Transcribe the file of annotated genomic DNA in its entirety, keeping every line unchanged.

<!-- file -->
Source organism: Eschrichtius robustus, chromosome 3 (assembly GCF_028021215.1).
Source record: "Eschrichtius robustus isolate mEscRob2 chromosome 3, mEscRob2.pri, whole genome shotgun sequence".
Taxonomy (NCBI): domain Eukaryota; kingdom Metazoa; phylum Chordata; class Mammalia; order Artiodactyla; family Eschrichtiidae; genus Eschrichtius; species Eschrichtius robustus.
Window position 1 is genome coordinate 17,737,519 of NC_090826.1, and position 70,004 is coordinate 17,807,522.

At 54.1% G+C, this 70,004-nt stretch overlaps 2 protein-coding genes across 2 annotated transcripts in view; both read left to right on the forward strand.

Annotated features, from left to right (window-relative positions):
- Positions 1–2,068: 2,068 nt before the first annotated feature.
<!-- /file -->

Source organism: Eschrichtius robustus, chromosome 3 (assembly GCF_028021215.1).
Source record: "Eschrichtius robustus isolate mEscRob2 chromosome 3, mEscRob2.pri, whole genome shotgun sequence".
Taxonomy (NCBI): domain Eukaryota; kingdom Metazoa; phylum Chordata; class Mammalia; order Artiodactyla; family Eschrichtiidae; genus Eschrichtius; species Eschrichtius robustus.
Window position 1 is genome coordinate 17,737,519 of NC_090826.1, and position 70,004 is coordinate 17,807,522.

At 54.1% G+C, this 70,004-nt stretch overlaps 2 protein-coding genes across 2 annotated transcripts in view; both read left to right on the forward strand.

Annotated features, from left to right (window-relative positions):
- Positions 1–2,068: 2,068 nt before the first annotated feature.